HEALTH CARE COMPLAINTS SYSTEMS
In all states prior to 1984, complaints against doctors were generally lodged with medical boards. Boards were obliged under the relevant Medical Acts to investigate and assess the complaints and determine whether an established complaint represented unprofessional conduct under their Act. Some complaints were made also to state branches of the AMA and to the state Health Departments.
During the 1980s there was dissatisfaction with the health complaints processes in several states, especially in regard to their fragmented nature and difficulties in access, difficulties in knowing where to complain, and a realisation that complainants' needs were not always met when the complaints were determined by a medical board according to the terms of the relevant Act. In New South Wales the response to such dissatisfaction was the establishment in 1984 of a Health Complaints Unit within the Health Department, and in Victoria the passing of the Health Services (Conciliation and Review) Act 1987. This Act established the office of the Health Services Commissioner who was charged with receiving complaints from users of health services about providers and given the power to conciliate them confidentially.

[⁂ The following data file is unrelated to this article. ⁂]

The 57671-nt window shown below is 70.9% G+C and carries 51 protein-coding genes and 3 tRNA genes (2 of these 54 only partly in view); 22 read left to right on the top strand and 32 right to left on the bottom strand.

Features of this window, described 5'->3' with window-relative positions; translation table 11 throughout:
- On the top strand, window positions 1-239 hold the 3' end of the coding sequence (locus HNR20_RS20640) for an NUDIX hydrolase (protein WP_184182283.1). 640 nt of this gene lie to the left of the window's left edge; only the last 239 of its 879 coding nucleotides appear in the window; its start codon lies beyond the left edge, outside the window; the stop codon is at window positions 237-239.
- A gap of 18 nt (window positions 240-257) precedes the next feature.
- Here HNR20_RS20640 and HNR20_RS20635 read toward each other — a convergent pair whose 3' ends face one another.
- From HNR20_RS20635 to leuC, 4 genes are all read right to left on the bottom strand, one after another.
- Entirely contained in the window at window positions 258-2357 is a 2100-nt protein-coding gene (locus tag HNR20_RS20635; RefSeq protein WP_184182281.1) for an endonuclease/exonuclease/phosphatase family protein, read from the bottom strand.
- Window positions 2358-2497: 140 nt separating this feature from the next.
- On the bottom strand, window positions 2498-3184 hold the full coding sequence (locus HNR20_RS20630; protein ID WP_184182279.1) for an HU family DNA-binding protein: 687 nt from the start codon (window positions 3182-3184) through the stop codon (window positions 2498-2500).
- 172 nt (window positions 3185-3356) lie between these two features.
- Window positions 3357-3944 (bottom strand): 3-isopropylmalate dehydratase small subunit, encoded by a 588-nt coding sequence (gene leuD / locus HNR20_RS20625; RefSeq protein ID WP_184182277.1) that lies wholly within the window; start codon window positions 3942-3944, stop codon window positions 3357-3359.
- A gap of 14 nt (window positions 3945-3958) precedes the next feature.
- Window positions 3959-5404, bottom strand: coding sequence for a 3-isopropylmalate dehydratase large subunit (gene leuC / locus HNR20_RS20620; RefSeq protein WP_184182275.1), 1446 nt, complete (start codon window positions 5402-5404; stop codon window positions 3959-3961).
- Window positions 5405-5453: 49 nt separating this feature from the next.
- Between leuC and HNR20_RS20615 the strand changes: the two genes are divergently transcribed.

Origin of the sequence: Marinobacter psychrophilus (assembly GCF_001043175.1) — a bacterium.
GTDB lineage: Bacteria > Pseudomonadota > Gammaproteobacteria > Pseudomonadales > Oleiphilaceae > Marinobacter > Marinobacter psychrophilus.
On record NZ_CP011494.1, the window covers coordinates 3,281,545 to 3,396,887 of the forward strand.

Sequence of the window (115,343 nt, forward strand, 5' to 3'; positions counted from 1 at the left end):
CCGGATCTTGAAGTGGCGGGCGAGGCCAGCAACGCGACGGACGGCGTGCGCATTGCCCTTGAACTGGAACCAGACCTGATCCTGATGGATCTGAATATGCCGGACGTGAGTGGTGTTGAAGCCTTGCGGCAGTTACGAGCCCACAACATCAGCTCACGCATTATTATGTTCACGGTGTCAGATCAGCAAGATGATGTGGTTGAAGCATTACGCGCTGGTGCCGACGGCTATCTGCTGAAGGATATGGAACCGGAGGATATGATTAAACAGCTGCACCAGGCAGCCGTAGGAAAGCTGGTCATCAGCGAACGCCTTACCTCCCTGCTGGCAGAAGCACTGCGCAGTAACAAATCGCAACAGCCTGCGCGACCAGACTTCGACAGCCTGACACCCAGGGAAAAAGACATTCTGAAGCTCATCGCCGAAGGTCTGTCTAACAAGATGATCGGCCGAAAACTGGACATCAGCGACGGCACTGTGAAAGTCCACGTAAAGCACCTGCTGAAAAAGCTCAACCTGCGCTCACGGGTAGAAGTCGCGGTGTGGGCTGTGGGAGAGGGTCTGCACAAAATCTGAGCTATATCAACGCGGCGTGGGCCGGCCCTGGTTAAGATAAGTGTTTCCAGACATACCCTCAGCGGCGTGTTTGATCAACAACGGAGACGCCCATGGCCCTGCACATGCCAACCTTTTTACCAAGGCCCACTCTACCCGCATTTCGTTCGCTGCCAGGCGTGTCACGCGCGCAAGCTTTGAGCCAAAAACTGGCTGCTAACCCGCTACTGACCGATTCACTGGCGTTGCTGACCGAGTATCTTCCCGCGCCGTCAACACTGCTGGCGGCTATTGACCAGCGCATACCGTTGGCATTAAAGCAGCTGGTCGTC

In 1991 the Health Rights Commission Act 1991 established the Office of the Health Rights Commissioner in Queensland. In 1993 the Health Complaints Act 1993 established the Office of the Commissioner for Health Complaints in the ACT. In the same year the Health Care Complaints Act 1993 of New South Wales established a Health Care Complaints Commission which subsumed the role of the previous Health Complaints Unit and took on additional power to conciliate complaints. The systems in New South Wales, Victoria, Queensland and the ACT are now very similar, with the exception that in New South Wales, the Health Care Complaints Commission is responsible in addition for investigating allegations of unprofessional con